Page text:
Nic Fiddian-Green has been represented by the Sladmore Gallery for nearly 20 years. His work, from small maquette to massive monumental, is highly prized around the world in public and private collections.

Born in Hampshire in 1963, he graduated from Wimbledon School of Art after a three year degree course in Sculpture. Engrossed in the horse as a subject and working in marble, he was greatly moved by the power, skill and beauty of the Parthenon frieze and the horse as depicted by the Ancient Greeks. In particular the remarkable “Selene” horse.

He next attended St Martin’s School of Art where he learned the skill of casting in bronze. He gained a Diploma in Advanced Lost Wax Casting and then established his own foundry outside London. Work commissioned in Gozo in 1992 allowed him to open a foundry there too. He then divided his time between Gozo and England working in the lost wax technique on a variety of projects.

Through sheer determination and passion for his subject Nic Fiddian-Green has stayed true to the form of the horse’s head for 25 years. The spirit and power of this noble animal, both servant and master to man, has been the artist’s long-term obsession.
We have been venerating horses in art as long as we have ridden them and Nic’s sculpture continues the very long line of artists inspired by them. The earliest example of art ever discovered in Britain, was of a horse: a flat bone with a horses head carved into it of 10,000 BC. The startling similarity between Nic’s small marble carvings and the tiny carved stone horse in the recent “Ice Age ” show at the British Museum amazed all of us. Through da Vinci’s sketches, the sculpture of Degas, the paintings of Constable and Stubbs, to the work of recent masters, like Frink and Flanagan; Nic’s glorious obsession with the subject is a worthy inheritor of many distinguished forbears

Nic’s recent harrowing encounter with a life-threatening illness has caused an obvious and honest creative re-assessment. There emerges a stronger, deeper and more contemplative vision that permeates the new work. His sculpture is sometimes seen as a form of self-portraiture, even through the form of the horse’s head. He shows us how his spirit and his faith help him triumph over the physical. In the eyes of his silent horse’s heads we feel pain, strength, fear, wisdom and more as he asks complicated questions of the viewer that give the new work a powerful spiritual and emotional resonance. These inner reflections are as profound as the pieces’ outer beauty and majesty are striking.

In his body of work he continues to show he is an artist of our time, formed and inspired by his recent experience. The early influences of the elegant Parthenon frieze are still apparent, the classical Greek principles of grace, beauty, serenity, and harmony balanced with new sensibilities to create his unique, very modern sculpture.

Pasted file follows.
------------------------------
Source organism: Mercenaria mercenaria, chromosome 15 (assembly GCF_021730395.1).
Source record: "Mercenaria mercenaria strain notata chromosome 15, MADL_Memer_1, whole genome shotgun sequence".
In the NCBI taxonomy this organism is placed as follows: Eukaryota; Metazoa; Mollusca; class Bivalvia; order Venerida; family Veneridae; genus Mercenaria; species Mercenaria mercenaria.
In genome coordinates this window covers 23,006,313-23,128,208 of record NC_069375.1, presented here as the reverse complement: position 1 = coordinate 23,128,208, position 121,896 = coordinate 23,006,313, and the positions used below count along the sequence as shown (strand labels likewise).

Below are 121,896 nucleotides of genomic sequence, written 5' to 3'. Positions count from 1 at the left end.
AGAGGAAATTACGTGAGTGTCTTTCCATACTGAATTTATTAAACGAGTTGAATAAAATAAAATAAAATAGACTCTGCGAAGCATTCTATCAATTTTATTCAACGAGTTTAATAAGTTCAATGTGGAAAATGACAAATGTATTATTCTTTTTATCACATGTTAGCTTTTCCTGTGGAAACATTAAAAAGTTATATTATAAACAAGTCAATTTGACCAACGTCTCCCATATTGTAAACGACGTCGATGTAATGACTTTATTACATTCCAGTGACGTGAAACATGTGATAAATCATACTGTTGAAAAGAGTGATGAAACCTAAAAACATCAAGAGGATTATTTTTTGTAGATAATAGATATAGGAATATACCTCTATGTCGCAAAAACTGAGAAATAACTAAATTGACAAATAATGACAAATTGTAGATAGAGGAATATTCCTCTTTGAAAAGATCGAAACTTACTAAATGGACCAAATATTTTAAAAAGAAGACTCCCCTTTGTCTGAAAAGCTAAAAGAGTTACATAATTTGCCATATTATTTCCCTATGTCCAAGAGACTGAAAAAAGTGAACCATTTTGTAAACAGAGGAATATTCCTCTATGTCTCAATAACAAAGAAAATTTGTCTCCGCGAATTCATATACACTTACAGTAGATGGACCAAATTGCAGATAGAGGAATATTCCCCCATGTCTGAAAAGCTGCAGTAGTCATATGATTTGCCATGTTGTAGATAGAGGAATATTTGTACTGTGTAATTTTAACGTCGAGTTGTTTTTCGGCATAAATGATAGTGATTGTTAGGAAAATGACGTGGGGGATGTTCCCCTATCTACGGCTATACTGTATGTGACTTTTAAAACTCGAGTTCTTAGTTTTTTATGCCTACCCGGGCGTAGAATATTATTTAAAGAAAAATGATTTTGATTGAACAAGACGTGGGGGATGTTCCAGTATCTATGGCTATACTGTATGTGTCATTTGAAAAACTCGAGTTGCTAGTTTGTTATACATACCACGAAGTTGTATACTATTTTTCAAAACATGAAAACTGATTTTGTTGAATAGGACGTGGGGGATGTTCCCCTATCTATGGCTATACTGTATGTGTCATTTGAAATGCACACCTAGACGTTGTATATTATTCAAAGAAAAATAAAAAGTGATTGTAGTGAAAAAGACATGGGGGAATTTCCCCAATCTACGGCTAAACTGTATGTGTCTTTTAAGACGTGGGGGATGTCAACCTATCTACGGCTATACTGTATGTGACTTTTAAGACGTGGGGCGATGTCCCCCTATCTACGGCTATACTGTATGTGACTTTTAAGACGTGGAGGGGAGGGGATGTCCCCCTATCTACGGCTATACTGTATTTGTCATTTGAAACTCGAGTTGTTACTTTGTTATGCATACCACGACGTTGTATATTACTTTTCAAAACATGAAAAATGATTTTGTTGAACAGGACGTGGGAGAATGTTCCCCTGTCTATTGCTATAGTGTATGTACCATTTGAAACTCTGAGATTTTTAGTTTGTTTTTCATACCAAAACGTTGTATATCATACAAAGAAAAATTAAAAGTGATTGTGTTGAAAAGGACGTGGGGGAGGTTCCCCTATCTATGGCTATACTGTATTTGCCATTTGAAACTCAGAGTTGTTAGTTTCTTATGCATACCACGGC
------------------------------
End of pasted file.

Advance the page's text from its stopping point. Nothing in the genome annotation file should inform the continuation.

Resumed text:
He uses his imagination and his acute awareness of work from previous centuries to inspire and influence his sculpture. He also works closely with his subject, equine models right there in the studio with him, direct from life. His close relationship with the horse was demonstrated further when his favourite model “George” actually attended a recent Private View inside the gallery.

The 33 ft high bronze “Still Water” situated at Marble Arch in central London has become one of the city’s most loved landmarks. Further monumental works have been installed at Glyndebourne Opera House in Sussex and in the Royal Enclosure at Ascot. The largest and most stunning piece of his career so far, the 40 foot high “Artemis”, was placed on the Trundle Hill on the downs overlooking Goodwood House and racecourse. It has now been shipped to its new home, in a private collection in the Hunter valley in Australia.

He has work in many important private and corporate collections and has exhibited in major galleries in Paris, New York , Sydney, Hong Kong and others, as well as at most important Art Fairs such as Tefaf Maastricht, Art Dubai and Masterpiece, London. His regular Summer exhibitions at the Sladmore have become an important part of the London Art scene.

A note from the sculptor:
“In 1983, when I was a student at Chelsea School of Art, I saw the Elgin Marbles in the British Museum for the first time. To me these ancient marble carvings embodied the most refined principles of Greek and Classical Art and it was these from which I drew my formative inspiration. In particular the spectacular Selene Horse. Since that time, I have tried in my own work to capture the skill, vitality, balance and beauty, which is so evident in these Greek carvings.”